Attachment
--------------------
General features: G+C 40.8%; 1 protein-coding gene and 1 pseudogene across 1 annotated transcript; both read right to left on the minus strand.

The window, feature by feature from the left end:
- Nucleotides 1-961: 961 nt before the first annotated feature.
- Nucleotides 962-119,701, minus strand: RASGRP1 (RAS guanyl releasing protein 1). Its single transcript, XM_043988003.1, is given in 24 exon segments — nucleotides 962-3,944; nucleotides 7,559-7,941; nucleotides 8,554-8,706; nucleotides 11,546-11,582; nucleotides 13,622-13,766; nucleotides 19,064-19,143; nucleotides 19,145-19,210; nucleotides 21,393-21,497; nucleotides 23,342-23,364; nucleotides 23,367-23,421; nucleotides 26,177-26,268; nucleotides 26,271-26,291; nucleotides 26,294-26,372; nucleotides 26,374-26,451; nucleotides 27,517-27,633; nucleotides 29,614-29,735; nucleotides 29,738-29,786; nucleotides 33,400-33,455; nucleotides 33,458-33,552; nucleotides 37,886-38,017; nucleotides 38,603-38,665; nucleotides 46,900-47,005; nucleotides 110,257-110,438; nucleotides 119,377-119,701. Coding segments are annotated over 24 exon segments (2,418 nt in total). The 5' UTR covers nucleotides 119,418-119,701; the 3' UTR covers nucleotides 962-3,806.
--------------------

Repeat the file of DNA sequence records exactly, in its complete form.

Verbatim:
General features: G+C 40.8%; 1 protein-coding gene and 1 pseudogene across 1 annotated transcript; both read right to left on the minus strand.

The window, feature by feature from the left end:
- Nucleotides 1-961: 961 nt before the first annotated feature.
- Nucleotides 962-119,701, minus strand: RASGRP1 (RAS guanyl releasing protein 1). Its single transcript, XM_043988003.1, is given in 24 exon segments — nucleotides 962-3,944; nucleotides 7,559-7,941; nucleotides 8,554-8,706; nucleotides 11,546-11,582; nucleotides 13,622-13,766; nucleotides 19,064-19,143; nucleotides 19,145-19,210; nucleotides 21,393-21,497; nucleotides 23,342-23,364; nucleotides 23,367-23,421; nucleotides 26,177-26,268; nucleotides 26,271-26,291; nucleotides 26,294-26,372; nucleotides 26,374-26,451; nucleotides 27,517-27,633; nucleotides 29,614-29,735; nucleotides 29,738-29,786; nucleotides 33,400-33,455; nucleotides 33,458-33,552; nucleotides 37,886-38,017; nucleotides 38,603-38,665; nucleotides 46,900-47,005; nucleotides 110,257-110,438; nucleotides 119,377-119,701. Coding segments are annotated over 24 exon segments (2,418 nt in total). The 5' UTR covers nucleotides 119,418-119,701; the 3' UTR covers nucleotides 962-3,806.